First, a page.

For guidance on applications made on or after 9 July 2012 please refer to Appendix FM which can be found at page 19 of the Statement of Changes in Immigration Rules.
All applications submitted before 9 July 2012 should be considered under the old Rules.
1. SET5.1 What is the definition of a sponsor?
In applications from unmarried or same sex-partners, the sponsor is the person with whom the applicant is in a relationship and intends to continue living with.
2. SET5.2 Who can sponsor an unmarried / same-sex partner for a settlement application?
The Rules allow for a person who is not married nor in a civil partnership to join a partner who is settled in the UK, provided certain conditions are met.
The Rules on unmarried and same-sex partners also apply to partners of sponsors in the UK who have limited leave to enter or remain in the following categories:
- Work Permit holders,
- overseas media representatives,
- sole representatives,
- private servants in diplomatic households,
- overseas government employees,
- Ministers of Religion,
- airport-based operational ground staff,
- UK Ancestry,
- businessmen / businesswomen,
- artists and
- retired persons of independent means.
Under Regulation 12 of the EEA Regulations 2006 an EEA national [link to list of EEA nationals] residing or intending to reside in the UK in accordance with the Regulations may sponsor their partner’s application for a family permit (a form of entry clearance issued to non-EEA national family members). A non-EEA national unmarried / same-sex partner of an EEA national will need to show that they are in a durable relationship with the EEA national. See guidance in European Nationals and Schemes.
3. SET5.3 What about the unmarried / same-sex partners of accredited foreign diplomats posted to the UK?
Unmarried / same-sex partners of diplomats are not exempt from immigration control, nor do they benefit from privileges and immunities under the Vienna Convention on Diplomatic Relations 1961. However, a foreign national may apply for UK entry clearance as the unmarried / same-sex partner of an accredited diplomat posted to or based in the UK for the duration of the partner’s posting.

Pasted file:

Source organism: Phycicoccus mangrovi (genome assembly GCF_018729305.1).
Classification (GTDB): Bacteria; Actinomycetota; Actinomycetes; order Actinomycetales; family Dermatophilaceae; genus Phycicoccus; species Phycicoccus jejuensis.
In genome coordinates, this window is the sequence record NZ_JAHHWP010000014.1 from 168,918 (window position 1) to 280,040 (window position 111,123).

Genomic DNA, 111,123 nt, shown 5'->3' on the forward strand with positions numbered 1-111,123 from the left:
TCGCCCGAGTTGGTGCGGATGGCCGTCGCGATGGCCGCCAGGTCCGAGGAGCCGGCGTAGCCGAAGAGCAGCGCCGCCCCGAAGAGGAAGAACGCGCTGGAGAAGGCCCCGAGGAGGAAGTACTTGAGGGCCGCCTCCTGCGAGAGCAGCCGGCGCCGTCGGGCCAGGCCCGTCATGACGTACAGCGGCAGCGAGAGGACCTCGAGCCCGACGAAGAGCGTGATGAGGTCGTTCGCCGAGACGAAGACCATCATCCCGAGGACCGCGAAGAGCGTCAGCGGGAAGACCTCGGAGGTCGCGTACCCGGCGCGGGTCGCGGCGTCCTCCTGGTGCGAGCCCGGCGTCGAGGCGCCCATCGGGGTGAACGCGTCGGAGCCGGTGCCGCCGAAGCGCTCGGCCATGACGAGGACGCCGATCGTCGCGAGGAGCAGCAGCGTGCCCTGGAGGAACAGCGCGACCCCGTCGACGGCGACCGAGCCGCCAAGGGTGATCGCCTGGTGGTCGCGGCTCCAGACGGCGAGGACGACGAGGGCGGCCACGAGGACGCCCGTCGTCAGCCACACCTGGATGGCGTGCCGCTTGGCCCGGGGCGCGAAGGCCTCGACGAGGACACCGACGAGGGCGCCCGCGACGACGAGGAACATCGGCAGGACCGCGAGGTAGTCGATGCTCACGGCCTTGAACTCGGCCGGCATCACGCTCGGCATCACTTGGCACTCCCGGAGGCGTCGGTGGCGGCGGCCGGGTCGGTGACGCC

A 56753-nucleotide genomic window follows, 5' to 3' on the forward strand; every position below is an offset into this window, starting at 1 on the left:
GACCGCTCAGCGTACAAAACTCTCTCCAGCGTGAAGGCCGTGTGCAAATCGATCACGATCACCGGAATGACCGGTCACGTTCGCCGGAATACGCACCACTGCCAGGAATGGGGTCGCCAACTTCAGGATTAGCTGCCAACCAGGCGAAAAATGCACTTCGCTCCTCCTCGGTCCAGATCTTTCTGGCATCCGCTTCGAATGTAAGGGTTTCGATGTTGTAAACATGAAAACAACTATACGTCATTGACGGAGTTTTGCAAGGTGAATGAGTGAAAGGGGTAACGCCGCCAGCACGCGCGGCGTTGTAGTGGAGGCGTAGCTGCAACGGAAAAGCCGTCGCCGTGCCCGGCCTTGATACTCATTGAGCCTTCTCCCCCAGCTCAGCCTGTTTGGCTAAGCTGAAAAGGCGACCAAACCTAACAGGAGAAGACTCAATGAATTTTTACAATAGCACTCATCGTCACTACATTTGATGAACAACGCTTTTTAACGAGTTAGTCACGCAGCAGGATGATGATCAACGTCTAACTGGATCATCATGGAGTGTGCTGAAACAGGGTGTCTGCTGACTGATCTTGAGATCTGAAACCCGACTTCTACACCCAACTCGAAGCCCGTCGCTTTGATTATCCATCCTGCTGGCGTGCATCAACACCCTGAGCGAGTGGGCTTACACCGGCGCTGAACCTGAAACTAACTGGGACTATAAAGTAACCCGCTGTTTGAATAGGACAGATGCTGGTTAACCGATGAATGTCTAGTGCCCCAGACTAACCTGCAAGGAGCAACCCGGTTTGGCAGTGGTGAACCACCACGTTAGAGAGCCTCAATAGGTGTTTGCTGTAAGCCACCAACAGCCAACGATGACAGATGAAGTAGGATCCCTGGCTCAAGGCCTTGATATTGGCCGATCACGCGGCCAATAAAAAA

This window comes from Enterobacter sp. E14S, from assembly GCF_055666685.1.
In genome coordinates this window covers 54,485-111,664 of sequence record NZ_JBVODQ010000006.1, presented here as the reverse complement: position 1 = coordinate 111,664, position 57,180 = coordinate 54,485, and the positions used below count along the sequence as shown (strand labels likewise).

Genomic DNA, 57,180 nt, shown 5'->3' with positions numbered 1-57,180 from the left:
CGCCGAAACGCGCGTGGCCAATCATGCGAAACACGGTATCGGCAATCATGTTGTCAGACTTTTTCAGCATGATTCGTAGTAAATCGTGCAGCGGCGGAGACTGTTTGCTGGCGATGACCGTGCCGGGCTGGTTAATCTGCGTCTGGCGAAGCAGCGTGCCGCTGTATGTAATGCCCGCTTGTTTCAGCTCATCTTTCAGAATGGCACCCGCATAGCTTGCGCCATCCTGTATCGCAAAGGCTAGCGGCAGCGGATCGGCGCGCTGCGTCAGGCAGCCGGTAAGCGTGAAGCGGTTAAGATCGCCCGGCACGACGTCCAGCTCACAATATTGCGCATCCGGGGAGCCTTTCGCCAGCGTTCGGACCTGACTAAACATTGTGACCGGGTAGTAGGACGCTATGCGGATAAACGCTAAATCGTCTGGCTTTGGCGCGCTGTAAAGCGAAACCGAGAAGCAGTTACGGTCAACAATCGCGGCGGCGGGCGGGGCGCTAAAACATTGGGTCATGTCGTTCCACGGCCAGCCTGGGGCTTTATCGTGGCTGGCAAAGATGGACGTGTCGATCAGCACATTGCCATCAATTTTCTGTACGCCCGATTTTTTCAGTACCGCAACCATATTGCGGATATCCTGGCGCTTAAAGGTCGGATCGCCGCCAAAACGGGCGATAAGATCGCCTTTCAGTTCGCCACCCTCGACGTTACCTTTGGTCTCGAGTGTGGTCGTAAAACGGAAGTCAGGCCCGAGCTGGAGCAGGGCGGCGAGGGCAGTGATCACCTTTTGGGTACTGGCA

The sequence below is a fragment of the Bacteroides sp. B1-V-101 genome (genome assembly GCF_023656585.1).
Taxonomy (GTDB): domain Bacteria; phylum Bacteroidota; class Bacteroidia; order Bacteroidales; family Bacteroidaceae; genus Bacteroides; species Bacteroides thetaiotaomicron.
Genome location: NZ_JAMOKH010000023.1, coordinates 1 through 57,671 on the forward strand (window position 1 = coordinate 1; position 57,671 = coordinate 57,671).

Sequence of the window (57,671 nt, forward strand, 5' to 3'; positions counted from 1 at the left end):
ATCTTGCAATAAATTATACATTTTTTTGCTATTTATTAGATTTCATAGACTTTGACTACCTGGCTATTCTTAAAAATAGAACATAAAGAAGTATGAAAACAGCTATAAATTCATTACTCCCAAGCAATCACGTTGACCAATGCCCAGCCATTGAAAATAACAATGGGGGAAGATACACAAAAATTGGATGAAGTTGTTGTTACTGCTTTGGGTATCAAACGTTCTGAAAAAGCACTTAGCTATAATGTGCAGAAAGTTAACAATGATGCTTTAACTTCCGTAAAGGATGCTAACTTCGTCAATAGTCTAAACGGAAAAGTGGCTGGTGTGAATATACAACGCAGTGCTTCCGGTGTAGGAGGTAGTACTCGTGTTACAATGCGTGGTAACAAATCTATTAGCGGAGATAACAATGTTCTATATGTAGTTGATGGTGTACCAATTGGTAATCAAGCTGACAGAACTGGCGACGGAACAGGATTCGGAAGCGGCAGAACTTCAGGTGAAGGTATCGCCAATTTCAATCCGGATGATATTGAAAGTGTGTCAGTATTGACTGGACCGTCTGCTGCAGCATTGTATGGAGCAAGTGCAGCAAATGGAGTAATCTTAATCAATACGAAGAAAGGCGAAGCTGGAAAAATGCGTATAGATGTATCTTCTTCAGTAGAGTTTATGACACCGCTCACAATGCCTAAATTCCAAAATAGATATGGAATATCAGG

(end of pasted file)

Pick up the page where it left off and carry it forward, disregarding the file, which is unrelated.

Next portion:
There will be no need for applicants to satisfy the usual two-year cohabitation condition applied to other unmarried / same-sex partner applications.
Such individuals will be allowed to take employment in the UK, but unlike the unmarried / same-sex partners of British citizens / persons legally settled in the UK will not qualify for settlement on the basis of their relationship.
In order to qualify for entry clearance under this concession the unmarried / same-sex partner of a diplomat will have to show that:
- the relationship is recognised as durable by the sending State;
- the relationship is akin to marriage; and
- the couple intends to live together in the UK for the duration of the posting.
This visa will be a long-term non-settlement visa. It should be issued gratis.
D: To Join/Acc Partner: 2 years: Code 1 (Add initials, surname of sponsor and Embassy / High Commission)
4. SET5.4 How do unmarried / same-sex partners qualify?
Immigration Rules Part 8 paragraphs 295AA - 295O.
5. SET5.5. What is ‘present and settled’?
‘Present and settled’ means that the sponsor is either:
- settled in the UK and, at the same time that an application under the Immigration Rules is made, is physically present in the UK; or,
- is coming to the UK with or to join the applicant and intends to make the UK their home with the applicant if the application is successful.
‘Settled’ is defined in paragraph 6 of HC395 and means ‘free from any restriction on the period for which he / she may remain in the UK, and ordinarily resident in the UK’.
‘Ordinarily resident’ means ‘having a regular habitual mode of life in a particular country, the continuity of which has persisted despite temporary absences’.
If the sponsor has temporarily traveled abroad to accompany the applicant in making the application, this will not affect the sponsor’s present and settled status. Such absence from the UK is not of itself a reason for refusal.
Sponsors may be British citizens. Strictly speaking, a British citizen who has been resident abroad but who returns to the UK to live is not ‘admitted for settlement’. However, if he / she expresses the intention of returning to the UK to reside, the ECO can regard him / her as present and settled in the UK.